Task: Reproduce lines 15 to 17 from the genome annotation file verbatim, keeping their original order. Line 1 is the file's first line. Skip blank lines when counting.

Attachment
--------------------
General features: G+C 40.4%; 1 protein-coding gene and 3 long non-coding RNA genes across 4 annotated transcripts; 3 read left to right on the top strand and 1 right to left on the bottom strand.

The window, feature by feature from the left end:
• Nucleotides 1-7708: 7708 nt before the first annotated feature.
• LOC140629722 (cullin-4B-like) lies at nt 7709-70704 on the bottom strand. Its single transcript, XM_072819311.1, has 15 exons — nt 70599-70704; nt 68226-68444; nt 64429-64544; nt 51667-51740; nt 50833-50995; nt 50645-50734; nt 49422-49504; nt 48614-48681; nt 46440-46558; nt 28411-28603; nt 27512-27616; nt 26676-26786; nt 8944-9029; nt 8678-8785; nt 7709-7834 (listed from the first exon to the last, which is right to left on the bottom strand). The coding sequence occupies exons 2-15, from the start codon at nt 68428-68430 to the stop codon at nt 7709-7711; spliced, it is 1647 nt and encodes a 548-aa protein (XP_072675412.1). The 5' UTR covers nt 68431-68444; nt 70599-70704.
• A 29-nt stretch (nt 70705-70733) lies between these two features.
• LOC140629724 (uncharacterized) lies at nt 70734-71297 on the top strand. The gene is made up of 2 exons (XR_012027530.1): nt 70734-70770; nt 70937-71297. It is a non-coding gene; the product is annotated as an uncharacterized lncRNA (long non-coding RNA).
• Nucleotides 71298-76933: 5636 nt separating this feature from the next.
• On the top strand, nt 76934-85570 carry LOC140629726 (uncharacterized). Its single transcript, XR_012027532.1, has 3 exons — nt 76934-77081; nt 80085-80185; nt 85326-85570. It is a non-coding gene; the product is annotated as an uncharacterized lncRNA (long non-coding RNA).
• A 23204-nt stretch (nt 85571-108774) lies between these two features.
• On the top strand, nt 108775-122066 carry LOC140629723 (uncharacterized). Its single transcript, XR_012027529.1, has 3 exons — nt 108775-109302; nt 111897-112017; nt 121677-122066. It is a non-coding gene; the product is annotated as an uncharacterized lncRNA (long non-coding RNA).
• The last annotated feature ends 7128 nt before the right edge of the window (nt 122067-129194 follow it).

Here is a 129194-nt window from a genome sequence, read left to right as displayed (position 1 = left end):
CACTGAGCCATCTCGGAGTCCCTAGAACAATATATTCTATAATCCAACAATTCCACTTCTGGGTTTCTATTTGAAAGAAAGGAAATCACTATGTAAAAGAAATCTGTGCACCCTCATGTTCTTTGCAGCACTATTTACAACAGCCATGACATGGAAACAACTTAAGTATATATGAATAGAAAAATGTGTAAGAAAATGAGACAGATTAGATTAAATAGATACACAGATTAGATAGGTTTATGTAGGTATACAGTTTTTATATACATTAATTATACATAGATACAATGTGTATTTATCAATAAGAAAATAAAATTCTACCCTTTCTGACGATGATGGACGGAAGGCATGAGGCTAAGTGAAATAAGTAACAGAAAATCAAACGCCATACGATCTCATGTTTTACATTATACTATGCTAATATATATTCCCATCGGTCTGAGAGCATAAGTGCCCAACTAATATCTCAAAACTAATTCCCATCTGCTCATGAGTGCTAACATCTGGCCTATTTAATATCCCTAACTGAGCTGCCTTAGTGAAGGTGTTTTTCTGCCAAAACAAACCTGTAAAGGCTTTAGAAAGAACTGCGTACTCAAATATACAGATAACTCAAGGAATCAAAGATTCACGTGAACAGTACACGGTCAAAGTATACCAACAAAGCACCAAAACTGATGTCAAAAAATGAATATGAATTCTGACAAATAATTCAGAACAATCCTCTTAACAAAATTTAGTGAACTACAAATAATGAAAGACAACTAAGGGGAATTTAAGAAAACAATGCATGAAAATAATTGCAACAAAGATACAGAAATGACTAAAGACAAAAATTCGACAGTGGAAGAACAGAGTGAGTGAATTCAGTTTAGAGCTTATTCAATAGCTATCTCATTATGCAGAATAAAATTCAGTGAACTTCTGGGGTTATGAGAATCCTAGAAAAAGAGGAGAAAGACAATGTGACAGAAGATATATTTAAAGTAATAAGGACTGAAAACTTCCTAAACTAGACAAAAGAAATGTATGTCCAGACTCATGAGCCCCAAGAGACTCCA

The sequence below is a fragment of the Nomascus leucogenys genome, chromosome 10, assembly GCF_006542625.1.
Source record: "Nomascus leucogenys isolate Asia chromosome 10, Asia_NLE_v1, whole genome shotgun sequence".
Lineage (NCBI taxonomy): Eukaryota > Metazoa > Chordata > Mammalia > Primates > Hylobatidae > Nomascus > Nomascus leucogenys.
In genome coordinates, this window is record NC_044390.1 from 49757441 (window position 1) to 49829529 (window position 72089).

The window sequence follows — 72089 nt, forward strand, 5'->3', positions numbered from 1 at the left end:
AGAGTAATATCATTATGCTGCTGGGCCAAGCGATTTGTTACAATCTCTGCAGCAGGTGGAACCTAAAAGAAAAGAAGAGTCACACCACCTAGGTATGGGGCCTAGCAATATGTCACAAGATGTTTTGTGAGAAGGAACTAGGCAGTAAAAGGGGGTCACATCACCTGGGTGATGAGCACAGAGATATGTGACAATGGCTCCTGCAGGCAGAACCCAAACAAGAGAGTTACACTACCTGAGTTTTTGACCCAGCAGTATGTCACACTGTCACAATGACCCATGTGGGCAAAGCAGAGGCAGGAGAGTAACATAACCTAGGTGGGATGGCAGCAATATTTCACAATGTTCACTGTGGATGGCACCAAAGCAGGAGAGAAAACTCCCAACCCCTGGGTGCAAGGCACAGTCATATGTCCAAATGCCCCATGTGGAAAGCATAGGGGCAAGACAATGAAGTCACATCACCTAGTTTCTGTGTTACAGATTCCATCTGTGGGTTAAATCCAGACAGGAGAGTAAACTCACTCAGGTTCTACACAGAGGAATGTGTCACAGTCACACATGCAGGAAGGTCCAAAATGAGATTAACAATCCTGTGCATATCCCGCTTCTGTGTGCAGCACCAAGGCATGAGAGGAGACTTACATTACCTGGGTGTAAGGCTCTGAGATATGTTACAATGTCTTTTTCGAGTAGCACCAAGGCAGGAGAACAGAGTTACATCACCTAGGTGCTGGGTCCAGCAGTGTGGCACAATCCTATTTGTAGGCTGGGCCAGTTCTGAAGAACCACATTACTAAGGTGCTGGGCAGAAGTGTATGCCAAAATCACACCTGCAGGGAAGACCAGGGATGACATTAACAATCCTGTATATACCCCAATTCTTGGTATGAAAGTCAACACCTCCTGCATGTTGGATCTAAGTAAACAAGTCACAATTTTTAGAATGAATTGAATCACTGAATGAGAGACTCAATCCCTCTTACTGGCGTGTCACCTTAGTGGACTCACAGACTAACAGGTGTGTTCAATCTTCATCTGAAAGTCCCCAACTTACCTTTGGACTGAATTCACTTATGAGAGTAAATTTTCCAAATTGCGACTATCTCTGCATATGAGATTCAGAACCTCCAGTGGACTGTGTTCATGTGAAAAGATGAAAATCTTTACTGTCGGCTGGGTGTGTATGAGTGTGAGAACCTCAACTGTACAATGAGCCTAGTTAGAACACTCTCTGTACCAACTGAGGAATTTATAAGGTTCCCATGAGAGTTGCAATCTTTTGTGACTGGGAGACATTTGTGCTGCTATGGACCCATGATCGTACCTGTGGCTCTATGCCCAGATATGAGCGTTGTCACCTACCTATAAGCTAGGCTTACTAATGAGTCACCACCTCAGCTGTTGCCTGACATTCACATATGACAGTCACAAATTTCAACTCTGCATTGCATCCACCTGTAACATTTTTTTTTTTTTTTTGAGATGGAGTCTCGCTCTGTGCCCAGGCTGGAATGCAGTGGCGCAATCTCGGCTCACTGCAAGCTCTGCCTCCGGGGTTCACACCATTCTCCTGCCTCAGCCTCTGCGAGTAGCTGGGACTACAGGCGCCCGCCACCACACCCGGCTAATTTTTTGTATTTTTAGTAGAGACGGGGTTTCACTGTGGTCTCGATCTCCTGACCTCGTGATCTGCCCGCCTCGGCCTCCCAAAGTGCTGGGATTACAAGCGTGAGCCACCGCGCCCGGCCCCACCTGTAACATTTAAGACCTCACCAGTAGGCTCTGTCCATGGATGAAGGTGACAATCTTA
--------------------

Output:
Source record: "Nomascus leucogenys isolate Asia chromosome 10, Asia_NLE_v1, whole genome shotgun sequence".
Lineage (NCBI taxonomy): Eukaryota > Metazoa > Chordata > Mammalia > Primates > Hylobatidae > Nomascus > Nomascus leucogenys.
In genome coordinates, this window is record NC_044390.1 from 49757441 (window position 1) to 49829529 (window position 72089).